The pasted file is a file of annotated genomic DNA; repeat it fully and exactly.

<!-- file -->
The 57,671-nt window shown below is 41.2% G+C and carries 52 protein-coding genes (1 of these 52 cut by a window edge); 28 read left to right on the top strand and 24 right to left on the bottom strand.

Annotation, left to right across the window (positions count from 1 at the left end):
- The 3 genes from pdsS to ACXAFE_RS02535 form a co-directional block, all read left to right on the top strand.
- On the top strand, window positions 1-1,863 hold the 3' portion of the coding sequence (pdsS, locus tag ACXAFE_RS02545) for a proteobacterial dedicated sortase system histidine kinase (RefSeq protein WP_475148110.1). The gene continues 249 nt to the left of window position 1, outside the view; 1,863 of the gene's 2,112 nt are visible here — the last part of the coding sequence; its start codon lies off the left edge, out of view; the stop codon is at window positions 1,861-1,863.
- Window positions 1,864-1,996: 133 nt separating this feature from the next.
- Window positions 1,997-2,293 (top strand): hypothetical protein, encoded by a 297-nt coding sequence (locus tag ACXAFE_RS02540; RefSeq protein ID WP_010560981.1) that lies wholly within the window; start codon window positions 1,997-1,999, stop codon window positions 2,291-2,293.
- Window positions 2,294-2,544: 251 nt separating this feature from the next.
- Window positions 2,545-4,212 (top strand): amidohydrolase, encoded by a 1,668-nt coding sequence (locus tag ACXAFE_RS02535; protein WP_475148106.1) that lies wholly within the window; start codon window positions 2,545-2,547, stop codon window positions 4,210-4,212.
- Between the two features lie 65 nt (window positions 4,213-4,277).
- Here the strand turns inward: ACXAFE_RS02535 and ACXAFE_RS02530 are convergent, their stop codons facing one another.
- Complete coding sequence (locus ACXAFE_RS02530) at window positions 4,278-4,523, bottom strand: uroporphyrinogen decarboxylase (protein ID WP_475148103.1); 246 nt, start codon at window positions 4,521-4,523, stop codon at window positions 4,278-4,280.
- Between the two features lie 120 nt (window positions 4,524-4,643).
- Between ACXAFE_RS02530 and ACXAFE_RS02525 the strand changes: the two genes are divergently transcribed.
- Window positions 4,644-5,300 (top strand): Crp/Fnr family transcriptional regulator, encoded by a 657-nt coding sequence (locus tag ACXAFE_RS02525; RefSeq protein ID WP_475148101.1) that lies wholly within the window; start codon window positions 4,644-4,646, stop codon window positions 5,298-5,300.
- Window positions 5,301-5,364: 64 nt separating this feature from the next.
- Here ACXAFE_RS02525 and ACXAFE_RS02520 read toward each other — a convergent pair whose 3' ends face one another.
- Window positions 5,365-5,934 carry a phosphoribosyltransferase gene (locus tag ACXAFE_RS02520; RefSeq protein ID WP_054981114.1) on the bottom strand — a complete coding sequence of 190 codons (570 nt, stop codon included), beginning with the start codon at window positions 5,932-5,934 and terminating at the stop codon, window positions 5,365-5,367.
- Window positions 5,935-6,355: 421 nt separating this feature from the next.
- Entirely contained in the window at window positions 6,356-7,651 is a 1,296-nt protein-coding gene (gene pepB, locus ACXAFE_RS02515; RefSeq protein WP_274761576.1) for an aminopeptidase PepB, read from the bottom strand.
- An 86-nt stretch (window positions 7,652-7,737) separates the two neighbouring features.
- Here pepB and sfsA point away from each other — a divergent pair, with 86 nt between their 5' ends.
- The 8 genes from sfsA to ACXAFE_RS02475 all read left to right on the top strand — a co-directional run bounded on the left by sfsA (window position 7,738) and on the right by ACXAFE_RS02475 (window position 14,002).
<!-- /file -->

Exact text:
The 57,671-nt window shown below is 41.2% G+C and carries 52 protein-coding genes (1 of these 52 cut by a window edge); 28 read left to right on the top strand and 24 right to left on the bottom strand.

Annotation, left to right across the window (positions count from 1 at the left end):
- The 3 genes from pdsS to ACXAFE_RS02535 form a co-directional block, all read left to right on the top strand.
- On the top strand, window positions 1-1,863 hold the 3' portion of the coding sequence (pdsS, locus tag ACXAFE_RS02545) for a proteobacterial dedicated sortase system histidine kinase (RefSeq protein WP_475148110.1). The gene continues 249 nt to the left of window position 1, outside the view; 1,863 of the gene's 2,112 nt are visible here — the last part of the coding sequence; its start codon lies off the left edge, out of view; the stop codon is at window positions 1,861-1,863.
- Window positions 1,864-1,996: 133 nt separating this feature from the next.
- Window positions 1,997-2,293 (top strand): hypothetical protein, encoded by a 297-nt coding sequence (locus tag ACXAFE_RS02540; RefSeq protein ID WP_010560981.1) that lies wholly within the window; start codon window positions 1,997-1,999, stop codon window positions 2,291-2,293.
- Window positions 2,294-2,544: 251 nt separating this feature from the next.
- Window positions 2,545-4,212 (top strand): amidohydrolase, encoded by a 1,668-nt coding sequence (locus tag ACXAFE_RS02535; protein WP_475148106.1) that lies wholly within the window; start codon window positions 2,545-2,547, stop codon window positions 4,210-4,212.
- Between the two features lie 65 nt (window positions 4,213-4,277).
- Here the strand turns inward: ACXAFE_RS02535 and ACXAFE_RS02530 are convergent, their stop codons facing one another.
- Complete coding sequence (locus ACXAFE_RS02530) at window positions 4,278-4,523, bottom strand: uroporphyrinogen decarboxylase (protein ID WP_475148103.1); 246 nt, start codon at window positions 4,521-4,523, stop codon at window positions 4,278-4,280.
- Between the two features lie 120 nt (window positions 4,524-4,643).
- Between ACXAFE_RS02530 and ACXAFE_RS02525 the strand changes: the two genes are divergently transcribed.
- Window positions 4,644-5,300 (top strand): Crp/Fnr family transcriptional regulator, encoded by a 657-nt coding sequence (locus tag ACXAFE_RS02525; RefSeq protein ID WP_475148101.1) that lies wholly within the window; start codon window positions 4,644-4,646, stop codon window positions 5,298-5,300.
- Window positions 5,301-5,364: 64 nt separating this feature from the next.
- Here ACXAFE_RS02525 and ACXAFE_RS02520 read toward each other — a convergent pair whose 3' ends face one another.
- Window positions 5,365-5,934 carry a phosphoribosyltransferase gene (locus tag ACXAFE_RS02520; RefSeq protein ID WP_054981114.1) on the bottom strand — a complete coding sequence of 190 codons (570 nt, stop codon included), beginning with the start codon at window positions 5,932-5,934 and terminating at the stop codon, window positions 5,365-5,367.
- Window positions 5,935-6,355: 421 nt separating this feature from the next.
- Entirely contained in the window at window positions 6,356-7,651 is a 1,296-nt protein-coding gene (gene pepB, locus ACXAFE_RS02515; RefSeq protein WP_274761576.1) for an aminopeptidase PepB, read from the bottom strand.
- An 86-nt stretch (window positions 7,652-7,737) separates the two neighbouring features.
- Here pepB and sfsA point away from each other — a divergent pair, with 86 nt between their 5' ends.
- The 8 genes from sfsA to ACXAFE_RS02475 all read left to right on the top strand — a co-directional run bounded on the left by sfsA (window position 7,738) and on the right by ACXAFE_RS02475 (window position 14,002).